It was not long after that the Jerusalem Council met. This is the third Scripture that upended my thinking. You can read about it in Acts 15. See, despite Peter’s dream, and later on, Paul’s preaching, there was no unity on this. There were sharp divisions. The controversy was damaging the young, fledgling faith. And so the Jerusalem Council met, and they discussed, and they prayed, and they decided, and they wrote a letter to be disseminated to all the churches.
Note: Nowhere in the reply of the Council is there a “Thus saith the Lord.” Instead, in their letter to the churches, they wrote: “It seemed good to the Holy Spirit and to us…” It seemed good. To the Holy Spirit. And to us. Does that sound like verbal plenary inspiration to you? Or does that sound like a group feeling its way, open to revisiting things down the road? Does that sound like a “God said it, I believe it, That settles it” bumper sticker? At all. To me, it sounds a bit more like a Church doing the best it can with the information it has, and realizing that if they were to make an error, it was going to be an error on the side of as much grace and mercy as they could stomach.
Because there was very little binding involved in their letter: abstain from food sacrificed to idols; from blood; from the meat of strangled animals; from sexual immorality (which is undefined, btw). But mostly, there is a lot of loosing. Mostly, this is a grudging acknowledgment that Kingdom thing is bigger than them, bigger than Judaism, that this way of Jesus was for everyone. This Kingdom is here, the Kingdom is Now, and the Kingdom and is Big.
And what have we done since then? Over and over and over, we have forgotten that we were once the outcasts, the outsiders, the unclean. We have forgotten that we were the ones who made Peter’s stomach turn. We have forgotten that we were the ones about whom God said: “Do not call something unclean if God has made it clean.”
We have forgotten that the Kingdom was not always for us, and instead we have become Pharisees ourselves, tying up heavy, cumbersome loads and putting them on other people’s shoulders, but then we are not willing to lift a finger to move them. The nature of the burdens has varied across the centuries. But the pull of legalism over freedom has remained. We do not trust people to love one another. And more than that, we do not trust God to teach them how.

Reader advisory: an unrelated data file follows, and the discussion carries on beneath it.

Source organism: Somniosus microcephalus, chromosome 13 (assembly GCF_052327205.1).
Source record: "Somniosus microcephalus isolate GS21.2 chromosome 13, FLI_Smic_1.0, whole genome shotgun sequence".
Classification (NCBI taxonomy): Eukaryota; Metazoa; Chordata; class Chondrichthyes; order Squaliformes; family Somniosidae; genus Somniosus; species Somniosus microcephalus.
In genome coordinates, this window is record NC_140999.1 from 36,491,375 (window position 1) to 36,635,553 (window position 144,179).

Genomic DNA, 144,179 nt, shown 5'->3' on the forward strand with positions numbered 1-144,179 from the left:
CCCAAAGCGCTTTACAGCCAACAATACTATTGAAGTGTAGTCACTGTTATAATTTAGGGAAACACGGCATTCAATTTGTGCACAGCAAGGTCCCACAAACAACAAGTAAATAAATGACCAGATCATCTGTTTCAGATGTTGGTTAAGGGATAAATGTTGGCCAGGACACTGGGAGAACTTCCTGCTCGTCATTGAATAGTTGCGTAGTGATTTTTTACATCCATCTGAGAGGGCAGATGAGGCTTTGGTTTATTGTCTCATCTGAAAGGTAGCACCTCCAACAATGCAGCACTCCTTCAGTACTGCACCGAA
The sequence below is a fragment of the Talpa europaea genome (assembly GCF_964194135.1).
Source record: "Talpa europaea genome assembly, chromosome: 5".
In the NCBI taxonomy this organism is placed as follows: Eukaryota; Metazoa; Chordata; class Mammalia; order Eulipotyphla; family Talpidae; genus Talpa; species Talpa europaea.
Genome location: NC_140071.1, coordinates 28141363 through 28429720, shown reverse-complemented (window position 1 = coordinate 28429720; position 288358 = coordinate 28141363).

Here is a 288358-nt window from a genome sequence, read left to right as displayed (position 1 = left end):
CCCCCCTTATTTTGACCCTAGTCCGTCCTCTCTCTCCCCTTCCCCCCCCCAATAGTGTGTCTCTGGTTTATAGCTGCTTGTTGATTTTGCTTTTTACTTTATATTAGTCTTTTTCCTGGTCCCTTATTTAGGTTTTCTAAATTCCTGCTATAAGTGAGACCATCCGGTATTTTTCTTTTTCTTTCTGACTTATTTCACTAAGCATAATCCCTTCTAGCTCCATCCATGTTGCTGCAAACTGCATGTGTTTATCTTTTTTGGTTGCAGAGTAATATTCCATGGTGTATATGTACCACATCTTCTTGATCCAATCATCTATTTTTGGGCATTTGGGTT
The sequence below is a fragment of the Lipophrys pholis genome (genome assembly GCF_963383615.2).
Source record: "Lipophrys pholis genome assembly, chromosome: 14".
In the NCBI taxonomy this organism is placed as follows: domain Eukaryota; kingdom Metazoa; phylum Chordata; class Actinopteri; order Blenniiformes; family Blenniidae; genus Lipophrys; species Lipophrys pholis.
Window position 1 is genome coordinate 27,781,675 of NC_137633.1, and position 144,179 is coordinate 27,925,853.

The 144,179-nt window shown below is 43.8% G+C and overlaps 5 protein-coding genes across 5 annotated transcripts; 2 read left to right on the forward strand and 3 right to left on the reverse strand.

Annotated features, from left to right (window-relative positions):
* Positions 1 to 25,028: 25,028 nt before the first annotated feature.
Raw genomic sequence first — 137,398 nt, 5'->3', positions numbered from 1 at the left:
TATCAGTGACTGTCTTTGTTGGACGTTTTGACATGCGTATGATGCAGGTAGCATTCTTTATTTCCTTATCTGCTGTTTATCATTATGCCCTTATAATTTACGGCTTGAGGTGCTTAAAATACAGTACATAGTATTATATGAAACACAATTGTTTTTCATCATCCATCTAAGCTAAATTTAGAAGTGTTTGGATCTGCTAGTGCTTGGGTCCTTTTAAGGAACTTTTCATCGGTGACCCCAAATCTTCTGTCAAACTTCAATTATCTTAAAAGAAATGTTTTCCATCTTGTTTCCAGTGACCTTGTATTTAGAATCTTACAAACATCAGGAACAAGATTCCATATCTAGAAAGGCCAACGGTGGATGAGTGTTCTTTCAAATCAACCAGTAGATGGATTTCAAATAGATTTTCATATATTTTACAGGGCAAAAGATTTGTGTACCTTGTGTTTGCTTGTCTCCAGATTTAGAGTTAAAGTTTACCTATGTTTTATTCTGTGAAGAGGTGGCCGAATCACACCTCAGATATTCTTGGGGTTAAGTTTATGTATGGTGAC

Are there exploitative, abusive, and unhealthy gay relationships? Of course there are. Though I’m not sure how well we can see them, what with this plank of exploitative, abusive, and unhealthy straight relationships in our own eye. Friends, it is well past time to stop judging each other by the worst actions of “those people.” In fact, it’s probably time we stopped viewing each other as “those people” at all. Maybe just “people.”
And it’s time we stopped worrying about who is condemned, and started working with the God that is in the business of redeeming: man and woman; Jew and Gentile; gay and straight; black, white, brown, and every other color of the rainbow.
I know this is messy. I know it is uncomfortable. It’s supposed to be. Because anything worth having is worth struggling over.
Scripture is not Truth hermetically sealed in a #2 mayonnaise jar on Funk and Wagnell’s porch, waiting for the magical mystics to open for us and tell us the answers to all life’s questions. Scripture is more like an unfolding. Sometimes it is more like a wrestling match. But this much, I know: In the end, no matter what, God wins.